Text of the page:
Stan Kenton And His Orchestra: 7.5 On The Richter Scale, Tape
Stan Kenton And His Orchestra: 7.5 On The Richter Scale, Tape
€11.90
Net price (incl. 19% VAT) excl. shipping costs
Stan Kenton And His Orchestra
7.5 On The Richter Scale
  • Compact Cassette
  • United States
  • Creative World
  • (CW-1070)
  • GNP Crescendo
  • (CW-1070)
  • 8 Tracks
  • no barcode
  • EX+ / EX-
  • virgin
  • still sealed, cut-out hole in spine

tracks

A1

Live And Let Die

Written by
3:45
A2

Body And Soul

Written by
4:45
A3

Down And Dirty

Written by
5:35
A4

Country Cousin

Written by
3:06
B1

2002-Zarathustrevisited

Adapted by
  • Dale Devoe
Written by
6:06
B2

It's Not Easy Bein' Green

Written by
3:41
B3

Love Theme From 'The Godfather'

Written by
3:13
B4

Blue Gene

Written by
3:47

Credits

Bass
  • Kirby Stewart
Drums
  • Peter Erskine
Graphics
  • David McMacken
Percussion
  • Ramon Lopez
Photography by
  • Harold Plant
  • Phil Herring
Piano
  • Stan Kenton
Recorded by
  • Wally Heider
  • Ed Barton
Saxophone
  • John Park
  • Kim Park
  • Mary Fettig
  • Richard Torres
  • Roy Reynolds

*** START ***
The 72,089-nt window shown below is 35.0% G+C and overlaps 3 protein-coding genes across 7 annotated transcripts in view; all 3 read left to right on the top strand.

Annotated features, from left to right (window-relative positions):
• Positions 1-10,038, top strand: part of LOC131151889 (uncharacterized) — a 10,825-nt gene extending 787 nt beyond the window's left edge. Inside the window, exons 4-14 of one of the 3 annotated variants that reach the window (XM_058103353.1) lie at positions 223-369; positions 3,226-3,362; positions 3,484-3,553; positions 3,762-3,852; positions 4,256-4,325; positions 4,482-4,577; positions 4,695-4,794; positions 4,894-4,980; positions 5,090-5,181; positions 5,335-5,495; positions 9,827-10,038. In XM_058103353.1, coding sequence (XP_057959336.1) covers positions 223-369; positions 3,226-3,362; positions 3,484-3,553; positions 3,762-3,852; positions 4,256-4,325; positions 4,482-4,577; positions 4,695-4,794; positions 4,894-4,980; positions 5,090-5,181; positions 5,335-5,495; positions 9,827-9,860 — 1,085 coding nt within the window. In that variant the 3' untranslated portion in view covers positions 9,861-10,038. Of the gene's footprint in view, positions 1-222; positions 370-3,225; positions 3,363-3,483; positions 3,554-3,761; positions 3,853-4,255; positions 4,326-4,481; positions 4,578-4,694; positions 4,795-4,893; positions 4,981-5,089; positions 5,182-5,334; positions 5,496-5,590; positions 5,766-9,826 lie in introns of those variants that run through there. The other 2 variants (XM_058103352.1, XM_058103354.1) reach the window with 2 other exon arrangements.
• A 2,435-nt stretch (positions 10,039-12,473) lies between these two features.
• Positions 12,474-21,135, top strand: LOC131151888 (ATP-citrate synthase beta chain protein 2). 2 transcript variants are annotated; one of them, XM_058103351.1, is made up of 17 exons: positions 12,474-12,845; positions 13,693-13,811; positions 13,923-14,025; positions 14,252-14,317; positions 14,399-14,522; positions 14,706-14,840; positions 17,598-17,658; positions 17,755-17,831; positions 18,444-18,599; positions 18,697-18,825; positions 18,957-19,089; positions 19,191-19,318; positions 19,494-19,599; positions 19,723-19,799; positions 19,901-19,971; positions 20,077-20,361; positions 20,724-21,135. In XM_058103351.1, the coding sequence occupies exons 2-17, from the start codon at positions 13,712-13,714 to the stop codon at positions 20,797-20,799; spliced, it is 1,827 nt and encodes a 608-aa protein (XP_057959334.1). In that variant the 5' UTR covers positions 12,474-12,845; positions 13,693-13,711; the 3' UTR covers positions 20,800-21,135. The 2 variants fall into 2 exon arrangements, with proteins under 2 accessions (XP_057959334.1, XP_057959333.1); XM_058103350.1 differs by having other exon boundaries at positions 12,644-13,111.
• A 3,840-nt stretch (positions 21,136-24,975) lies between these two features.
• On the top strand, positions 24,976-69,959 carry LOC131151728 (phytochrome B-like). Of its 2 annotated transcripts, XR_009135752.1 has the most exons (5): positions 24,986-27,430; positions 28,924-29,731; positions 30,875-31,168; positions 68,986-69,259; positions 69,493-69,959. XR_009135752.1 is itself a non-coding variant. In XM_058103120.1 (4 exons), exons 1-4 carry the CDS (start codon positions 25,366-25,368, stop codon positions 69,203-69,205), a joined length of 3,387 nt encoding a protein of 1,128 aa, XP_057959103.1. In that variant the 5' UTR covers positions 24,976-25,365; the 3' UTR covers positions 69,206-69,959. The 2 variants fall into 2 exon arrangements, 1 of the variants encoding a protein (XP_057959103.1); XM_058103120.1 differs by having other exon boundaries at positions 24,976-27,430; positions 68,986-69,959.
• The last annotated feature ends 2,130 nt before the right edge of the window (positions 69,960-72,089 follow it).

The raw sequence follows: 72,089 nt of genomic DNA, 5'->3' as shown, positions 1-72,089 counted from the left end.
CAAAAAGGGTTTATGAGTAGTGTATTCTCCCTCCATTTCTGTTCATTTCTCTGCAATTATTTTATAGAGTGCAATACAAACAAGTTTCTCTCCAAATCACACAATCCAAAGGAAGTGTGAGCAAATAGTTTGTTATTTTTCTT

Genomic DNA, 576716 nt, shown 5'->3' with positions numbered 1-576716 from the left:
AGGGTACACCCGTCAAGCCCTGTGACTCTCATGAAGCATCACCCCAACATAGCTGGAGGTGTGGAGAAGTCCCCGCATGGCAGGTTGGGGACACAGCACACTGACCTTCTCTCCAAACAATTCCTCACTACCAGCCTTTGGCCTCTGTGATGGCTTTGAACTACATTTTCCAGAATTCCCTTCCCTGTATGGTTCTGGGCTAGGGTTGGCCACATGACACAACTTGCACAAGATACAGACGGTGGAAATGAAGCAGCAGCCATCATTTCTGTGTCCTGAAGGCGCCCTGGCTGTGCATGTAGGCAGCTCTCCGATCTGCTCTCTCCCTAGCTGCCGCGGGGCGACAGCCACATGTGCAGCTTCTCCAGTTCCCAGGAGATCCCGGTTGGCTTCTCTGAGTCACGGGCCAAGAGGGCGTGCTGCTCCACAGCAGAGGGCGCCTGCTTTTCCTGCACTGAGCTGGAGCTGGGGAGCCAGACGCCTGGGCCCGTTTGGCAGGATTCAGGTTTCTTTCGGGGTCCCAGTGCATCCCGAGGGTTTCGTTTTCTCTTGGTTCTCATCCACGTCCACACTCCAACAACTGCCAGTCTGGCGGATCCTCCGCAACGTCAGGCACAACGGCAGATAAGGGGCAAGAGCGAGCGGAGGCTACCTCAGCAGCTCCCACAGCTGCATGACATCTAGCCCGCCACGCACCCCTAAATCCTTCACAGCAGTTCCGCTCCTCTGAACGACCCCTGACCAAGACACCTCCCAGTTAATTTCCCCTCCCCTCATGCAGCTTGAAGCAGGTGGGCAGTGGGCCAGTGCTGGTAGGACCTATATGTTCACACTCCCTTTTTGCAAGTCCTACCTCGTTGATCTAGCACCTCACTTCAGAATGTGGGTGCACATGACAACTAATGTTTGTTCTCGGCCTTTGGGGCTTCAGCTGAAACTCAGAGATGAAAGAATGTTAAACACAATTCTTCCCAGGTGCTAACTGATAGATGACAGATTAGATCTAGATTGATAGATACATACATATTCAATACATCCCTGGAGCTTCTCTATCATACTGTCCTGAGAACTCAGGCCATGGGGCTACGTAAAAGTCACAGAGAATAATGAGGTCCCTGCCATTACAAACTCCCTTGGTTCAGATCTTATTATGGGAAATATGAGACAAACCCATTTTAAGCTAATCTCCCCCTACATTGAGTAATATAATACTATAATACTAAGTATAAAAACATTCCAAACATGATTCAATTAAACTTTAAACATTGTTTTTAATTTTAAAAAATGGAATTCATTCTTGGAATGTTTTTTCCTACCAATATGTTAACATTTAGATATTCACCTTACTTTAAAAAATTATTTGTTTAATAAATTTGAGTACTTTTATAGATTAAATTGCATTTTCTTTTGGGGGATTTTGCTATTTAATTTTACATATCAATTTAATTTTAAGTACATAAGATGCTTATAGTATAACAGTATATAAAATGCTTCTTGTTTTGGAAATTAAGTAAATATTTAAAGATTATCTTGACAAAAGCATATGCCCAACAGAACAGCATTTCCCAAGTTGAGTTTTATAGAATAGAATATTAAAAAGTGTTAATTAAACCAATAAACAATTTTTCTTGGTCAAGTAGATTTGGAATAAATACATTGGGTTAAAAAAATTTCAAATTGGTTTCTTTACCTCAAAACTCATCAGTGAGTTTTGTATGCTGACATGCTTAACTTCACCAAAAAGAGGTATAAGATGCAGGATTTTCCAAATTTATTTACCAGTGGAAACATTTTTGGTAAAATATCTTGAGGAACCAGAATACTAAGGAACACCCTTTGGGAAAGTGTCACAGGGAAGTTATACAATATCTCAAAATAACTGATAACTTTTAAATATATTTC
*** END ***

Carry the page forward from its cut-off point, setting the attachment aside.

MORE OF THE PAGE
Supervised by
  • Bob Curnow
Trombone
  • Bill Hartman
  • Dale Devoe
  • Dick Shearer
  • Lloyd Spoon
  • Mike Wallace
Trumpet
  • Gary Pack
  • Mike Barrowman
  • Mike Snustead
  • Paul Adamson
  • Dennis Noday
  • Jay Saunders

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2×LP (Vinyl)
1968. France, Incorporated. The entire building was being consumed by flames and was slowly collapsing. Nothing would survive. Out of the rubble of the old world jumped the children of Marx and Coca-Cola, ripping the white and blue stripes off the French flag. Yet, the socialist revolution was more mythic than real and music did nothing to mitigate people's behavior. It was time for innovation. While singles from the Stones, Who, Kinks and MC5 provided an incendiary soundtrack for the revolution, it was Black Americans who truly blew the world from its foundations in the 60s. Ornette Coleman, Cecil Taylor, Eric Dolphy, Albert Ayler and Archie Shepp left behind the jazz of their fathers' generation, liberating the notes, trashing the structures, diving headfirst into furious improvisations, inventing a new land without boundaries – neither spiritual nor political. Free jazz endowed the saxophone with the power to destroy the established order. In 1969, the Art Ensemble of Chicago arrived at the Théâtre du Vieux Colombier in Paris and a new fuse was lit. Their multi-instrumentalism made use of a varied multiplicity of "little instruments" (including bicycle bells, wind chimes, steel drums, vibraphone and djembe: they left no stone unturned), which they employed according to their inspirations.